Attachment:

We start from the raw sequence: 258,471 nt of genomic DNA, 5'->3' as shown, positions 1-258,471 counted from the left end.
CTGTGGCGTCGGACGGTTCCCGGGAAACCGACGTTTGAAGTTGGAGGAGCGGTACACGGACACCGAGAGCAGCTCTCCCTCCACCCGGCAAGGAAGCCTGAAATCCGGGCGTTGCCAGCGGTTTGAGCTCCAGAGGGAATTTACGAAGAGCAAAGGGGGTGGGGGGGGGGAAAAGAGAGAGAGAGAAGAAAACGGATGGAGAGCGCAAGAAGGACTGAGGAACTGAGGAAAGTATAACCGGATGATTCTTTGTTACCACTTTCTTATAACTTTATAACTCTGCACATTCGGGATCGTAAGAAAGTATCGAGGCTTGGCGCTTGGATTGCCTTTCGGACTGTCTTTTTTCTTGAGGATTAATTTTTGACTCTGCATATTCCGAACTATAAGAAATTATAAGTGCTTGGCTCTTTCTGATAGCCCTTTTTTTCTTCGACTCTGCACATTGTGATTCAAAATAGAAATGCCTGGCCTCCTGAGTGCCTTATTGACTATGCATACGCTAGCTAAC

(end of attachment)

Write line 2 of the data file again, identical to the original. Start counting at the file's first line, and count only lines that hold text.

CTGTGGCGTCGGACGGTTCCCGGGAAACCGACGTTTGAAGTTGGAGGAGCGGTACACGGACACCGAGAGCAGCTCTCCCTCCACCCGGCAAGGAAGCCTGAAATCCGGGCGTTGCCAGCGGTTTGAGCTCCAGAGGGAATTTACGAAGAGCAAAGGGGGTGGGGGGGGGGAAAAGAGAGAGAGAGAAGAAAACGGATGGAGAGCGCAAGAAGGACTGAGGAACTGAGGAAAGTATAACCGGATGATTCTTTGTTACCACTTTCTTATAACTTTATAACTCTGCACATTCGGGATCGTAAGAAAGTATCGAGGCTTGGCGCTTGGATTGCCTTTCGGACTGTCTTTTTTCTTGAGGATTAATTTTTGACTCTGCATATTCCGAACTATAAGAAATTATAAGTGCTTGGCTCTTTCTGATAGCCCTTTTTTTCTTCGACTCTGCACATTGTGATTCAAAATAGAAATGCCTGGCCTCCTGAGTGCCTTATTGACTATGCATACGCTAGCTAAC